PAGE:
Form and Content
Emerging from the intersection of female identity and the prevalence of eating disorders among American women, The Hungry Self: Women, Eating, and Identity asks why so many women have a troubled relationship with food. In answering this question, Kim Chernin draws upon her work counseling women suffering from bulimia and anorexia. She argues that underlying women’s obsession with food are the basic components of a rite of passage, the elements of a transition from one stage of life to the next. The problem of food thus becomes its failure as such a rite, its inability to enable women to move from one stage of life to another.
Throughout the book, Chernin recounts the stories that women have told her about the place of food in their lives. These are stories of obsession, descriptions of the compulsion to exercise, to ingest huge quantities of food and then vomit, and to allow calorie-counting to disrupt normal activities and behavior. Furthermore, as Chernin delves more deeply into women’s stories, she explains how the problem of food cloaks a more fundamental problem of identity. Her thesis is that at a time when women are encouraged to forgo traditional feminine pursuits, eating disorders appear as sites for the struggle over the meaning and validity of female identity. In other words, an eating disorder signifies an identity crisis.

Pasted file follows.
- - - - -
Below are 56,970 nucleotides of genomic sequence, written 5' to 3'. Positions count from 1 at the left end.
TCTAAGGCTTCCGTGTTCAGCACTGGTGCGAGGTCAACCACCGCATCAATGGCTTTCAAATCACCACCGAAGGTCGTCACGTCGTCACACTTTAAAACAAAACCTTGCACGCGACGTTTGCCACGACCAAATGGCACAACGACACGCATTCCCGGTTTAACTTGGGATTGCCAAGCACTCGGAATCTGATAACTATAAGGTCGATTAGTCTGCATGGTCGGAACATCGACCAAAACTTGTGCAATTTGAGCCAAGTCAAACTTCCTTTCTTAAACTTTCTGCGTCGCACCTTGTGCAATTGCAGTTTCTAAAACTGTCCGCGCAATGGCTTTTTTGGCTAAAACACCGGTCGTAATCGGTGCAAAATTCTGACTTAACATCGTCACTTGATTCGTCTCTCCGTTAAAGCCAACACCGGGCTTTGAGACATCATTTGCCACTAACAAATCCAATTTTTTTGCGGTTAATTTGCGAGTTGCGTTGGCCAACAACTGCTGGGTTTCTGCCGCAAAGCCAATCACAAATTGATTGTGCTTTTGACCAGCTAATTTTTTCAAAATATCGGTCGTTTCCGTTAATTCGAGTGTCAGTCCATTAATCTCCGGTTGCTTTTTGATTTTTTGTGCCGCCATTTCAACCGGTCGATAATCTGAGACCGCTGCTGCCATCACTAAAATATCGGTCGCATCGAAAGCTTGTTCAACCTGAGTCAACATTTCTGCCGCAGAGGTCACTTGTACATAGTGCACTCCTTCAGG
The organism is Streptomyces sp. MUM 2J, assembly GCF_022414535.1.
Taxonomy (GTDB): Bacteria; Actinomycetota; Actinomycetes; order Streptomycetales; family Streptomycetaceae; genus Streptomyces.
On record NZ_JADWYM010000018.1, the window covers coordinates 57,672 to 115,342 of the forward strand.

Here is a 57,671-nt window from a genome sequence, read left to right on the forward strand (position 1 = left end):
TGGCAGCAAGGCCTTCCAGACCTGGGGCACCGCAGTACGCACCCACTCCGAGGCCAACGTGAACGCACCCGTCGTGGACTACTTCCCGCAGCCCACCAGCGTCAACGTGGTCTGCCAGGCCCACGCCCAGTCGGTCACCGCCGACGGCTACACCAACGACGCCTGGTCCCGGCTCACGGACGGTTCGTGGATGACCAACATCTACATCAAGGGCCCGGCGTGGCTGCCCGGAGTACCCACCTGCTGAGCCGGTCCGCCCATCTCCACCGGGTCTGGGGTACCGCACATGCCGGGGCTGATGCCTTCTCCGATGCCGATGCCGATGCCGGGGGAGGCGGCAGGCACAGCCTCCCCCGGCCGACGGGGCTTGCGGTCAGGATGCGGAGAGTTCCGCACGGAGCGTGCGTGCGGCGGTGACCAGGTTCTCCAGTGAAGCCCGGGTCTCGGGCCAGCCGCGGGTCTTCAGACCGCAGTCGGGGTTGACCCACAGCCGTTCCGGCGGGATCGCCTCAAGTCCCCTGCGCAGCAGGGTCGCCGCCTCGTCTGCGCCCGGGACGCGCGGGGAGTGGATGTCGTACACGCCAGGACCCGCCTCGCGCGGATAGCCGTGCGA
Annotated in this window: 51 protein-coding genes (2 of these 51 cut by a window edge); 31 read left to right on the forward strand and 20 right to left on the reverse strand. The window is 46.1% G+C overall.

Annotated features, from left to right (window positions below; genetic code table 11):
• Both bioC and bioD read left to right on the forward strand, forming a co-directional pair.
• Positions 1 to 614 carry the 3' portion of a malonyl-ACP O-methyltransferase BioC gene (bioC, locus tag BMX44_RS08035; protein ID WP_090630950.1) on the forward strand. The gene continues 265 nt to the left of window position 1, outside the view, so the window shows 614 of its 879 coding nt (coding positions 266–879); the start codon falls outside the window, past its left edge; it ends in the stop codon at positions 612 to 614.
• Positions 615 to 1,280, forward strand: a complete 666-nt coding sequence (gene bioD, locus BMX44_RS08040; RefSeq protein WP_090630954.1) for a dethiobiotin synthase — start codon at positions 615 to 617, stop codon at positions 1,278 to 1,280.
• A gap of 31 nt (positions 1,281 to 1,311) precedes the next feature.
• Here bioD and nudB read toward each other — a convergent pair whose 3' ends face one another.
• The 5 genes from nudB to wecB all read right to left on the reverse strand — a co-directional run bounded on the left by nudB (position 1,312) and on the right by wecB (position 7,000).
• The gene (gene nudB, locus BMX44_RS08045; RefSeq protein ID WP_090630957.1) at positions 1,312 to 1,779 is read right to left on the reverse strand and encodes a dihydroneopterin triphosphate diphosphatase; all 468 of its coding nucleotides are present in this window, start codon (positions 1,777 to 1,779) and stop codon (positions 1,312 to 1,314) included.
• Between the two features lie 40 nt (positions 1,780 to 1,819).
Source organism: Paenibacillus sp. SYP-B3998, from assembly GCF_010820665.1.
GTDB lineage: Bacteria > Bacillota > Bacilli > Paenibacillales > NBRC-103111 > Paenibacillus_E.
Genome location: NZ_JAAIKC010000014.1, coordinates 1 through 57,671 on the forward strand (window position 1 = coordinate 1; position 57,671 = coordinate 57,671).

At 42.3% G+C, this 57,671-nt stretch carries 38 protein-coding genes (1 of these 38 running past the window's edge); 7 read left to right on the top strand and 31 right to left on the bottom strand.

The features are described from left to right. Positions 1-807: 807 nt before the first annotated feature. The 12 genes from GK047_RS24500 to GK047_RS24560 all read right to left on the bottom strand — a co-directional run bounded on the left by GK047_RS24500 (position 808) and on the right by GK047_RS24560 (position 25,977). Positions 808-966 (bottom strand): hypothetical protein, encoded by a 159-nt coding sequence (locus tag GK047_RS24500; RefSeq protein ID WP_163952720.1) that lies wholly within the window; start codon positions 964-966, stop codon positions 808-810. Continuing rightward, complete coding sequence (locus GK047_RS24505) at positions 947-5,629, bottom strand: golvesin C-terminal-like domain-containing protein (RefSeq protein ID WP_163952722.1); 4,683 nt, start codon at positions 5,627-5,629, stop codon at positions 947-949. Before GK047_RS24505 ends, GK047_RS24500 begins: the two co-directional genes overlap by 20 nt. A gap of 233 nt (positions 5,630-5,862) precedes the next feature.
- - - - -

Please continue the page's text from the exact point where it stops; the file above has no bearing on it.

For example, some women develop eating disorders when turning to a new career after having spent a number of years mothering and caring for husbands and children. Others, generally younger and preprofessional, the first generation of women socialized to expect career and educational opportunities, take on the styles and manners of the group in power—men. These young women seek to rid themselves of the flesh that makes them feminine and often adopt the men’s-wear look encouraged by the media. Both groups, the older as well as the younger women, are...
(The entire section is 786 words.)